What happens in hypoglycaemic encephalopathy?

  • However, in hypoglycaemic encephalopathy, children go to bed without any illness but manifest symptoms such as vomiting, convulsion and semi-consciousness early next morning (between 4 a.m. to 7 a.m.).
  • At that time, the blood sugar level is low, hence the name hypoglycaemic encephalopathy.

Symptoms of AES

  • The signs and symptoms of AES include – an acute onset of fever, headache and clinical neurological manifestation that includes mental confusion, disorientation, delirium, or coma.

Who is at risk?

  • People in rural areas where the virus is common are at greater risk.
  • But the incidence was highest among children 0-6 years of age.
  • People with weakened immune system – for instance, who have HIV/AIDS, take immune-suppressing drugs – are at an increased risk of encephalitis.

What killed so many children in Bihar?

  • In a majority of cases, children died due to hypoglycaemic encephalopathy.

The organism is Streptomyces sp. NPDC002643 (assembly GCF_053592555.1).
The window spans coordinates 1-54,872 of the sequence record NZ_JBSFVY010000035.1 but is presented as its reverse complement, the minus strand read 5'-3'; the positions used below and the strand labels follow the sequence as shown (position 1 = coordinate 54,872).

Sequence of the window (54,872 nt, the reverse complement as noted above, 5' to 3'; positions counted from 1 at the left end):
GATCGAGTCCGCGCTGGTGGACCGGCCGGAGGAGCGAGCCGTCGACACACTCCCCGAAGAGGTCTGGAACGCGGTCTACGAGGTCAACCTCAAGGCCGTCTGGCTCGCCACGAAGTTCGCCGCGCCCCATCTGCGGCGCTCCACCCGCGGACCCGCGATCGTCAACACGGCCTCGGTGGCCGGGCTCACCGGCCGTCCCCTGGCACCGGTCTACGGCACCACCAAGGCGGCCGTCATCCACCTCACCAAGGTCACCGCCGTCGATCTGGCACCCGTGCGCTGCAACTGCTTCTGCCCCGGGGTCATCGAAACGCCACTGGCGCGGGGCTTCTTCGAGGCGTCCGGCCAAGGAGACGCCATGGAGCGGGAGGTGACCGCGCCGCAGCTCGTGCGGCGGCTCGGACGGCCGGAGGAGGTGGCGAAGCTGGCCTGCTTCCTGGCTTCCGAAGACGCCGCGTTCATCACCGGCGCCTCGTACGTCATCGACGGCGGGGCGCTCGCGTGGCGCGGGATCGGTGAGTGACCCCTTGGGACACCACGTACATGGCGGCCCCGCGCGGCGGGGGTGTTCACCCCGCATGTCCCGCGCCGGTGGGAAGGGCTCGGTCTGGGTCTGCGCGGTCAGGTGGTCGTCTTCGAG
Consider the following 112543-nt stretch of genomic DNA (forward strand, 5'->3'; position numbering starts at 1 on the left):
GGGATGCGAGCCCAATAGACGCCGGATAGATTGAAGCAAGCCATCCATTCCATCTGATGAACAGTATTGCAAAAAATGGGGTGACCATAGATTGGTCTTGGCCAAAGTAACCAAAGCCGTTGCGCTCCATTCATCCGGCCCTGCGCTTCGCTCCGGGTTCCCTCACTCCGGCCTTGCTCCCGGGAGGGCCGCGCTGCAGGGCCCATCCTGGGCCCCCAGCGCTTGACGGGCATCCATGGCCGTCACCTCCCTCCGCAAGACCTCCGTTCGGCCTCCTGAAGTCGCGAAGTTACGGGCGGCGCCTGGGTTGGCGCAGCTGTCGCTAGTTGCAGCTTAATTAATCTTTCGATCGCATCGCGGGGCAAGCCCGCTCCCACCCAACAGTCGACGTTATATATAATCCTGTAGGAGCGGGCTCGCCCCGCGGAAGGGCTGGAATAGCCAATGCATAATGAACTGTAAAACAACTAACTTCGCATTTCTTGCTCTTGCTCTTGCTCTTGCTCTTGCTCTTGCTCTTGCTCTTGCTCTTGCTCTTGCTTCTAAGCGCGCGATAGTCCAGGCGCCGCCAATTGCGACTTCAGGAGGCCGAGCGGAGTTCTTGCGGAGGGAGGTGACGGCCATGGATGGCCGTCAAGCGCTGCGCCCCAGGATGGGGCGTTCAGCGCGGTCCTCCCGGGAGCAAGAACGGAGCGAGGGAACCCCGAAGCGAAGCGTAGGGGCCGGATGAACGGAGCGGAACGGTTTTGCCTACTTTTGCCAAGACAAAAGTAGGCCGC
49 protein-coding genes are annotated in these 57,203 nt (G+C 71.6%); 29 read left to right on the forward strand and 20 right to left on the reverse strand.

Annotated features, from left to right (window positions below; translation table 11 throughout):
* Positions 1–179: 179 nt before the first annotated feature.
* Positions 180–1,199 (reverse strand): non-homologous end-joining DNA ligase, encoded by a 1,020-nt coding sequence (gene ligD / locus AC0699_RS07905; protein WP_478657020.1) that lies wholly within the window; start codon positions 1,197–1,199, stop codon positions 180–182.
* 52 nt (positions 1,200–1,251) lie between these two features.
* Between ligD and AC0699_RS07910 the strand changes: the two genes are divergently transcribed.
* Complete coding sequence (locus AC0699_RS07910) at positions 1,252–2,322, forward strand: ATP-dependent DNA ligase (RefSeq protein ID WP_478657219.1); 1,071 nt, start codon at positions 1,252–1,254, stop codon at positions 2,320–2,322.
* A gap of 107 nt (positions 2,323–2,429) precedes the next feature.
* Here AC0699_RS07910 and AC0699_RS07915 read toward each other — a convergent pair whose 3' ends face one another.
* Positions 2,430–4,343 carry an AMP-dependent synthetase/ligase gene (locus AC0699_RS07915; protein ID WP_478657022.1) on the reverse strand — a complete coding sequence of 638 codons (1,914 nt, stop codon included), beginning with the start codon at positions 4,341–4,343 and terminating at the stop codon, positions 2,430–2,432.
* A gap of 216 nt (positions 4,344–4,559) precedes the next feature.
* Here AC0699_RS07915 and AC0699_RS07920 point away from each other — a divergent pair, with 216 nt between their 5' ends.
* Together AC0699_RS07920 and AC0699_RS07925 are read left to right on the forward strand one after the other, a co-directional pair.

• According to a PIB release hypoglycaemia (low blood sugar level) was reported in a “high percentage” of children who died.
  • Unlike hypoglycaemic encephalopathy, encephalitis does not cause low blood sugar level so death in a high percentage of children couldn’t have been due to encephalitis.

Why has it affected only young children in Bihar?

  • It is an observed fact that malnourished children between two to 10 years fall ill and die due to hypoglycaemic encephalopathy.
  • It is not known why older children or adults do not suffer the same way.
  • This clear discrimination by age is also a reason why the underlying cause of the illness cannot be a virus.
  • A virus does not discriminate by age, and children younger than two years too are affected by Japanese encephalitis.
  • It has also been documented that most of the children falling ill are from families camping in orchards to harvest the fruits. These children tend to collect and eat the fruits that have fallen on the ground.